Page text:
The fact that I feel unsettled when I see people burn a library or a public transport infrastructure is as much a disagreement over tactics as it is a manifestation of my own background: I had the privilege to be trained in nonviolent direct action. I was taught how to channel my anger into a strategic plan, whose horizon shall remain the famous Gandhian “constructive program.” I feel privileged to experience the current state of the world without erupting and bursting out in rage — and to instead think about strategies, alliances and campaign goals. 

This is precisely why the current manifestation of anger shouldn’t be dismissed as illegitimate, or as something not smart or disciplined enough for a good campaign. After all, the climate movement is currently debating whether or not we should “blow up pipelines.” We would therefore be hypocrites to criticize those setting fire to the very French institutions oppressing them.

Ultimately, we are not facing two consecutive uprisings, but rather one, two-sided uprising. One side is about the habitability of the Earth, the other is about the habitability of France for Black, Indigenous and people of color. With this understanding comes quite a few strategic consequences. 

It has to begin where the cycle of violence has started: police brutality and repression. 

For starters, we should demand full amnesty for anyone who has recently been (or will be) arrested, whether they were taking part in the popular neighborhood uprising or in a protest organized by the Soulèvements de la terre. This is key: Since this is about dismantling the existing colonial matrix of power, we won’t return to an appeased situation without breaking with the cycle of violence. It has to begin where the cycle of violence has started: police brutality and repression.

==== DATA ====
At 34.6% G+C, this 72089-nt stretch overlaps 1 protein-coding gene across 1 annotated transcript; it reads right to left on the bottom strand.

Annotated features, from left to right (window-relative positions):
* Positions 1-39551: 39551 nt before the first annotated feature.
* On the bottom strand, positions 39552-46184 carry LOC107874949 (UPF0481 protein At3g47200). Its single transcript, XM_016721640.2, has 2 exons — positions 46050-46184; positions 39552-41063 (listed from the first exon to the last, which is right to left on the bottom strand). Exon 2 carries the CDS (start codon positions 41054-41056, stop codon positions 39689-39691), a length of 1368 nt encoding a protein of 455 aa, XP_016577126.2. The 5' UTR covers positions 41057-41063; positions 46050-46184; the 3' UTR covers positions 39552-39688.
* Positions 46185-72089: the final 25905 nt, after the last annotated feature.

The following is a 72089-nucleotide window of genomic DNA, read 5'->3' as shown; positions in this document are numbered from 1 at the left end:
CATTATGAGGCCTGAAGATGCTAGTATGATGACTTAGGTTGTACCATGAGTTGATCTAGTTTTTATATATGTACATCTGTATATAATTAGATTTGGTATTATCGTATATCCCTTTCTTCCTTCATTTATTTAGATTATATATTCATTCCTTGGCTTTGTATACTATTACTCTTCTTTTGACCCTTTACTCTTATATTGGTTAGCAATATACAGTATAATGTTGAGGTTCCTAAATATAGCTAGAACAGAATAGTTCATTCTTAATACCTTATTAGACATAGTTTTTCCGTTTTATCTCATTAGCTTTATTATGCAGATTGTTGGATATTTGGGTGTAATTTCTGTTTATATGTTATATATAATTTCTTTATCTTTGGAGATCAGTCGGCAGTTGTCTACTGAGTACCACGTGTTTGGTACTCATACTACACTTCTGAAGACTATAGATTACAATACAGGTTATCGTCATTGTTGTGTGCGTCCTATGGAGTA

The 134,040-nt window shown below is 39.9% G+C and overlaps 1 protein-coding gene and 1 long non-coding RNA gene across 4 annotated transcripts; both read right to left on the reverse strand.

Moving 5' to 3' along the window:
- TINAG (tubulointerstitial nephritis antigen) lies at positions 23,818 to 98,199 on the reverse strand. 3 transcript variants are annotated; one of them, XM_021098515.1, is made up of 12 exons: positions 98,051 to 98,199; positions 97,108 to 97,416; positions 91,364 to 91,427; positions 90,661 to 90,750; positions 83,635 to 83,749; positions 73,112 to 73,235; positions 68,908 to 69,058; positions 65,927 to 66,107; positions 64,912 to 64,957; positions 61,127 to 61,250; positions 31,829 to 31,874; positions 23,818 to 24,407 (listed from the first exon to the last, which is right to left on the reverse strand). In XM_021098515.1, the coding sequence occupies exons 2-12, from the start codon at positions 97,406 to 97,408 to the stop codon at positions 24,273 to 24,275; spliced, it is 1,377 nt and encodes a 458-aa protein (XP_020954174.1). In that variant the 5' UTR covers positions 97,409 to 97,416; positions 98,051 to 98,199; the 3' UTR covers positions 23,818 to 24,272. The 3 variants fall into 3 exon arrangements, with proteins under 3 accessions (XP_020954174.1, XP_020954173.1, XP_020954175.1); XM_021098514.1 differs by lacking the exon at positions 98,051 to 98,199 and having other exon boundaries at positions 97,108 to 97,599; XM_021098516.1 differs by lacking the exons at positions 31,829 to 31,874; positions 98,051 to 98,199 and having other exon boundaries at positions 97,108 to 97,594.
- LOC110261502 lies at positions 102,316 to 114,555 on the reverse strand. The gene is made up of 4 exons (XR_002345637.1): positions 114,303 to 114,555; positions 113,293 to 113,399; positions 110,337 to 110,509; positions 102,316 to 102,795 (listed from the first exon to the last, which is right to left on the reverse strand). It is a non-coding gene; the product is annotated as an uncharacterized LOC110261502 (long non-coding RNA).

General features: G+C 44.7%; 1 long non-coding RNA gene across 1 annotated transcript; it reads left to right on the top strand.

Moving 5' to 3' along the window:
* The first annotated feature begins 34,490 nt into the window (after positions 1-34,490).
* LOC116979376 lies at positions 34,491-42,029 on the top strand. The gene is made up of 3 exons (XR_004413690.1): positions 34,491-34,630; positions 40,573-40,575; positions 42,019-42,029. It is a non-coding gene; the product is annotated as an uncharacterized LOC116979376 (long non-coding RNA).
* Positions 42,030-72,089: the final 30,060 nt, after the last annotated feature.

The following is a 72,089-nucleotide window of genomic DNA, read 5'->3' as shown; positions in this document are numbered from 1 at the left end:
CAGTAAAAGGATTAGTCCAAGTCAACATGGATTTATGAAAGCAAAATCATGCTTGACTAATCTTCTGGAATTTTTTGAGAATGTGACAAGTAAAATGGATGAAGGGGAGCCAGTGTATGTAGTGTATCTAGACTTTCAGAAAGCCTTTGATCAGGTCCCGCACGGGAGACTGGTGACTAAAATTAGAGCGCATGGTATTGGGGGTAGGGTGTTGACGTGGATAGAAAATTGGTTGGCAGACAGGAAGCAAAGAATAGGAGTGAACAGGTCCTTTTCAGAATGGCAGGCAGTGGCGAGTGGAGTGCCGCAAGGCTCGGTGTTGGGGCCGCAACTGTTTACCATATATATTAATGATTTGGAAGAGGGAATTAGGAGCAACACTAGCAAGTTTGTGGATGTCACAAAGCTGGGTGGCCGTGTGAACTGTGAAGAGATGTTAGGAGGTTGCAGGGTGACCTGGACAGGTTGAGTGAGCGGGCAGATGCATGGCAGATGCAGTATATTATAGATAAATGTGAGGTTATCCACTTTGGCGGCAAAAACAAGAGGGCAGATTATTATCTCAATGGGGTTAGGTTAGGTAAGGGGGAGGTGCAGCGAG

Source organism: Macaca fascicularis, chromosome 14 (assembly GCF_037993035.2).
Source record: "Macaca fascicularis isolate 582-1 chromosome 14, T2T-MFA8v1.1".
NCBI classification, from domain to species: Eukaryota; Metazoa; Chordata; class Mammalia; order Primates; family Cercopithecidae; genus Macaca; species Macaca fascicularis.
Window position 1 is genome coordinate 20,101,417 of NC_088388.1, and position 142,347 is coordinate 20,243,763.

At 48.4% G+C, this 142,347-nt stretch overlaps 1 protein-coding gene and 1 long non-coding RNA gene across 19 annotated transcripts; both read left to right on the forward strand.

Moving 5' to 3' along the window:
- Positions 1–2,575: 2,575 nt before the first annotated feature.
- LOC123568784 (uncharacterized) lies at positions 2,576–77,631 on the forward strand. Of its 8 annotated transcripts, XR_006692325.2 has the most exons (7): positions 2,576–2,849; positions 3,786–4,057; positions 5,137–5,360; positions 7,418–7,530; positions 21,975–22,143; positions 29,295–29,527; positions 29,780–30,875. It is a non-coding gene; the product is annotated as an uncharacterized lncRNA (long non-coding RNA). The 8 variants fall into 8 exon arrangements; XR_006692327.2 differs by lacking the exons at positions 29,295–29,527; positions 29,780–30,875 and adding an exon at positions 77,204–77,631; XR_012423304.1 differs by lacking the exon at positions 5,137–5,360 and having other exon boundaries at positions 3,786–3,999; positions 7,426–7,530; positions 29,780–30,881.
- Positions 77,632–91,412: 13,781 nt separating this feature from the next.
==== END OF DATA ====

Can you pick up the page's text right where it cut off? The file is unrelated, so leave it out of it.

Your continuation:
Yes, there’s a lot of anger and rage, and some of it is expressed in ways that are, to say the least, challenging. This is precisely why the cycle of violence has to stop — and it won’t stop in a sustainable and fair way unless the state does its part. It would be unfair and short-sighted to put the responsibility of breaking with the current cycle of violence on those who are protesting, expressing their anger and desire to not be victims of state racism any more.

People are rising up to defend a habitable world — some from the countryside, on the frontline of the extraction of natural resources, and others in dense urban areas, on the frontline of the extraction of the lives of oppressed and colonized people. 

We should then try and seek inspiration from movements that have tried to connect similar dynamics. One obvious example is the Breathe Act, developed by the Movement for Black Lives. This visionary bill aims to defund the police, develop community-owned ways of ensuring safety, and promote environmental and climate justice. In the words of one of its creators, Gina Clayton Johnson, “We know the solution has to be as big as the 400-year-old problem itself.” 

This visionary proposal combines the necessity of dismantling the institutions that are making the world inhabitable and the vision of what needs to be done in order to restore the conditions for justice. In other words, it seeks to preserve the habitability of the world. This could be a way for the French left to finally address the issue of structural racism and break with its color-blindness. Opening eyes to the reasons behind this side of the ongoing uprising is a first step toward supporting the fight for a habitable world for everyone.